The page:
Maximize Your Gains With This Simple Trick
The biggest problem with investing in stocks is not knowing when to buy… it’s knowing when to sell. Or, to put it a better way, it’s knowing how to sell.
You see, anyone can tell that today’s market is overpriced.
The average S&P 500 stock is trading at a price-to-earnings ratio of 22. Historically, they average 15 times their earnings. Meaning, on the most basic level, the average U.S. stock is overvalued by as much as 47%.
You have tech stocks like Alphabet (Nasdaq: GOOG), formerly Google, and Amazon (Nasdaq: AMZN) trading at even higher valuations. Even boring old Dow Jones Industrial Average blue chips like General Electric (NYSE: GE) and Johnson & Johnson (NYSE: JNJ) are objectively overpriced.
But does that mean you should sell all of your stock positions?
It would be nice if investing was that simple. But it’s not.
Stocks can — and often do — remain overvalued for extended periods of time. In fact, they could still go up significantly from here.
But more importantly, even if you would sell your stocks, then what?
If you trade into bonds, you face huge interest rate risk. More than half of the economists on the news these days are expecting the Fed to raise rates in December. If that happens, the value of bonds could fall for the first time in a long time. Owning only those investments could be a serious problem.
On the other hand, sitting on cash or putting your former stock market gains into a savings account won’t do you any good. Rates are still near zero. And when they do go up, it will be a very slow process. The Fed has already made that clear.
You could invest overseas. But then you face more currency risk. The U.S. dollar has been strengthening over the last 12 months. If the Fed begins to tighten its monetary policy, that might get even worse. You don’t want to be caught holding euros if that happens.
So you might just be stuck with stocks… for at least a portion of your investment portfolio. That doesn’t mean you have to risk it all falling apart, however.
The Best Way To Protect Gains In Today’s Market
If stocks do come back down to their historical averages, you don’t have to sit by and watch your gains disappear.
In fact, there’s a very simple tool many professional traders use all the time to prevent large losses and shrinking profits: trailing stops.
Here’s an example of how that works…
Let’s say you got into Amazon at the start of 2015. You timed it absolutely perfectly. The stock has gone straight through the roof, especially compared to the rest of the market, which has been relatively flat so far in 2015.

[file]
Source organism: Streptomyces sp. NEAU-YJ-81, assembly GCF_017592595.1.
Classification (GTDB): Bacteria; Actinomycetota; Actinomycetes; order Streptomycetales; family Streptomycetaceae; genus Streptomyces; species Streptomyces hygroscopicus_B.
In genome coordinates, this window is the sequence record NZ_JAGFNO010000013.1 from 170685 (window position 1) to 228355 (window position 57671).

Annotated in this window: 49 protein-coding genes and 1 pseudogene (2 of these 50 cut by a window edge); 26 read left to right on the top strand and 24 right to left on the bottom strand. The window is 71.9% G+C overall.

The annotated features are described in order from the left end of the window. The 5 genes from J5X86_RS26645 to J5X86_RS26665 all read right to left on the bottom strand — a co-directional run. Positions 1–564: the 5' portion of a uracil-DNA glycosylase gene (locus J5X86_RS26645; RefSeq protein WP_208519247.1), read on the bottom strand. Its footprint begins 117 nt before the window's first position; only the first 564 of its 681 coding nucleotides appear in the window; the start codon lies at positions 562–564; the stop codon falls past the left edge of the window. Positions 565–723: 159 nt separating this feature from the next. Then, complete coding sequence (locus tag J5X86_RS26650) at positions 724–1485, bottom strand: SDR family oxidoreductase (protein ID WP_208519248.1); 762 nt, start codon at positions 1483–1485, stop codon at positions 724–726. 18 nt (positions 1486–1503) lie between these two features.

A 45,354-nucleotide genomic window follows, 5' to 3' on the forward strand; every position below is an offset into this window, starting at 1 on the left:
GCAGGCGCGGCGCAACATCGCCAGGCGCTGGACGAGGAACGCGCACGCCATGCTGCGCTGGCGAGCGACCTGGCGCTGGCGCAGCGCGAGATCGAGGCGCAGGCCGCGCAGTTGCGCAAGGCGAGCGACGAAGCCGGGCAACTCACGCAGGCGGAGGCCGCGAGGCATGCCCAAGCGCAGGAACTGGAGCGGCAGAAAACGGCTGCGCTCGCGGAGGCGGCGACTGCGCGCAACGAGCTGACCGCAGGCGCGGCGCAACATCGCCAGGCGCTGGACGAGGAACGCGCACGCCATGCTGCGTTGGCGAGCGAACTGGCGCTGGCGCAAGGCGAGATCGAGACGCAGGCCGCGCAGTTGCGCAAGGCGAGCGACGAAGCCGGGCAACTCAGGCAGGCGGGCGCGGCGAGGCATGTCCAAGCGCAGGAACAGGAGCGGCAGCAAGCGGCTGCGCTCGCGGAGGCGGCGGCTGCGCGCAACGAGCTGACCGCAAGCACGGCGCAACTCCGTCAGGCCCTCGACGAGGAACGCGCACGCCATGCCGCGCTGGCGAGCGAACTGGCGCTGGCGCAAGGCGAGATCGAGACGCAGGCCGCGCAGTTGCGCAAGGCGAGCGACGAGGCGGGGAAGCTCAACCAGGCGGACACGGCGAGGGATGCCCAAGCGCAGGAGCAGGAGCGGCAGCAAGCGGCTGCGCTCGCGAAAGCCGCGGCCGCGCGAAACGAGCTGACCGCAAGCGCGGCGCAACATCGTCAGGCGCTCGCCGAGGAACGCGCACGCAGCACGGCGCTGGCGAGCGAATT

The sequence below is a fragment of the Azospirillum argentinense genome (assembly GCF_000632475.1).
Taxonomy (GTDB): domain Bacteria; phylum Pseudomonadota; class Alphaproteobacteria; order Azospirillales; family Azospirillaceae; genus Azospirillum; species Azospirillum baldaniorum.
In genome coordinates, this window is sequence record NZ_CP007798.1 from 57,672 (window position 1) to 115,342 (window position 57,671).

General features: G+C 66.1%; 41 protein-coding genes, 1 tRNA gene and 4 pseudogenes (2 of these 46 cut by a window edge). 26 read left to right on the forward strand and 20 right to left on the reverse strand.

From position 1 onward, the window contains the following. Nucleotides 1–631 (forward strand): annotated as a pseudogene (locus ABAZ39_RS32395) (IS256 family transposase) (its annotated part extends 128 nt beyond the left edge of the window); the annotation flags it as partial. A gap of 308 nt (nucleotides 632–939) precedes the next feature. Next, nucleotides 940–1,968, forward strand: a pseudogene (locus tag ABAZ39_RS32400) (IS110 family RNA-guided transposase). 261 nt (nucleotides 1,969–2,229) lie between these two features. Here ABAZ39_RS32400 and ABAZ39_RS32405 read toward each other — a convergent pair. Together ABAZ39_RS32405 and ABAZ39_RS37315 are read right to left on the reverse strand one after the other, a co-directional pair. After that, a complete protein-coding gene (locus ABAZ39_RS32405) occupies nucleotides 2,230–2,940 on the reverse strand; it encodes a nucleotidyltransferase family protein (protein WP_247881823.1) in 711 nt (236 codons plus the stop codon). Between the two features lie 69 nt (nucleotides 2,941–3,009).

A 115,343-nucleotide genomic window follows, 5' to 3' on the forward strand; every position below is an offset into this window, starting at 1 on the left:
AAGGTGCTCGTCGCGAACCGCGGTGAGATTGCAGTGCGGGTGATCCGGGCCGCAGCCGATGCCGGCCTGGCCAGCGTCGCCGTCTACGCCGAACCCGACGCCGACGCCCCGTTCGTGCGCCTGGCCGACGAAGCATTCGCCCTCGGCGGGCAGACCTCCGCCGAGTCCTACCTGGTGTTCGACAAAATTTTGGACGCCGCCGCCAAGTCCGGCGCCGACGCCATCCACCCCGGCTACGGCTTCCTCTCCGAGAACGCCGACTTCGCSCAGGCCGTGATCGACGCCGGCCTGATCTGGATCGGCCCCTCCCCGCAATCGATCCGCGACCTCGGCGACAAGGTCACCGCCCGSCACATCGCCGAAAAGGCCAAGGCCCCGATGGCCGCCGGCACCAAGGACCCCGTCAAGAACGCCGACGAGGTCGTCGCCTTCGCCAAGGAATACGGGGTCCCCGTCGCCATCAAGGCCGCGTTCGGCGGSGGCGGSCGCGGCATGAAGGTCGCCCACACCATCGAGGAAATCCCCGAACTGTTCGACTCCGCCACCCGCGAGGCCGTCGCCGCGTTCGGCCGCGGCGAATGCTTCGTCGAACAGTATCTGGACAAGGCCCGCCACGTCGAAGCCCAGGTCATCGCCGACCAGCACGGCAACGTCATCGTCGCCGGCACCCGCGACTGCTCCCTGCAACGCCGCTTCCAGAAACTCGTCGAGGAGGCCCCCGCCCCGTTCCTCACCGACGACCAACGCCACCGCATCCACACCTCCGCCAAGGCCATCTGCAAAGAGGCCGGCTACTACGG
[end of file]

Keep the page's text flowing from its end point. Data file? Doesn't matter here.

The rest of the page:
Now, however, you are a bit worried that investors will begin to take their profits off the table. After all, it’ll soon be the holiday season. And that means it’ll be tax season before you know it. And if you add in the uncertainty surrounding the Fed’s rate decision, those are some nice gains to lock in.
But instead of you joining those exiting an excellent stock like Amazon, you can instead set a trailing stop.
Let’s use Monday’s closing price as our guidepost. AMZN ended the day at $678.99 per share. If you got in at the beginning of the year, you’d be up 119%. So you could sell, lock in that cash… but then what? You run into the same problem we just covered. There’s no great place to keep those gains safe.
Plus, Amazon could continue its rally. The company itself is doing great. Sure, it isn’t turning its record sales into huge profits. But that’s Amazon’s whole game plan. Expansion, expansion, expansion.
So if it goes up another 100%, you’d miss out.
Instead of that, you can have your cake and eat it too. Hold onto your stock, but set up a trailing stop.
If Amazon falls 10% from here, it would be trading for $611.09 per share. You’d still have a gain of 97%.
That’s the advantage a trailing stop gives you. But it gets better.
Instead of simply setting an arbitrary price point to sell, a trailing stop moves with the stock itself.
So let’s say it does continue to rally, to say $750. If at that point it begins to fall, you’ll have locked in 90% of that price by using a 10% trailing stop. Or, to put it another way, your 119% gain today would only fall to a 117% gain.
If shares fall from $750 back to say $500, you’d be selling at $675 per share. That’s your protection.
In today’s market, selling stocks just because they look overvalued is not necessarily the best move. So your best bet is to give yourself a layer of protection.
Hold onto your winners… and let them ride, as they say. But set trailing stops where you can. That’s how you exit your winners in a lose-lose market.
P.S. The billionaire who predicted the 2000 and 2008 crashes is predicting another crash in 2016. How is he preparing? By loading up on 35.7 million shares of a “Forever” stock. Click here to get the name of this billionaire, and the stock.